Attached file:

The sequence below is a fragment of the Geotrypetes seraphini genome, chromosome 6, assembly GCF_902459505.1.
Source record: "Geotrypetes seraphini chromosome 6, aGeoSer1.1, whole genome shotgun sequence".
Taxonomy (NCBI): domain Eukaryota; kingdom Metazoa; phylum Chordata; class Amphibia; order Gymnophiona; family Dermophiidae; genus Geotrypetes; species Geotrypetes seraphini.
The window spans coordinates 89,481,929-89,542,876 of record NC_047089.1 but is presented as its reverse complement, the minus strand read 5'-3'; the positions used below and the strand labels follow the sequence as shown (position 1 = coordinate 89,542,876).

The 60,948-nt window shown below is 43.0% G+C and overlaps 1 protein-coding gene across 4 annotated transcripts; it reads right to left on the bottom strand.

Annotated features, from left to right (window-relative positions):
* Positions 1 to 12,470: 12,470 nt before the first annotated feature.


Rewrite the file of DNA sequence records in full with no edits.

The sequence below is a fragment of the Geotrypetes seraphini genome, chromosome 6, assembly GCF_902459505.1.
Source record: "Geotrypetes seraphini chromosome 6, aGeoSer1.1, whole genome shotgun sequence".
Taxonomy (NCBI): domain Eukaryota; kingdom Metazoa; phylum Chordata; class Amphibia; order Gymnophiona; family Dermophiidae; genus Geotrypetes; species Geotrypetes seraphini.
The window spans coordinates 89,481,929-89,542,876 of record NC_047089.1 but is presented as its reverse complement, the minus strand read 5'-3'; the positions used below and the strand labels follow the sequence as shown (position 1 = coordinate 89,542,876).

The 60,948-nt window shown below is 43.0% G+C and overlaps 1 protein-coding gene across 4 annotated transcripts; it reads right to left on the bottom strand.

Annotated features, from left to right (window-relative positions):
* Positions 1 to 12,470: 12,470 nt before the first annotated feature.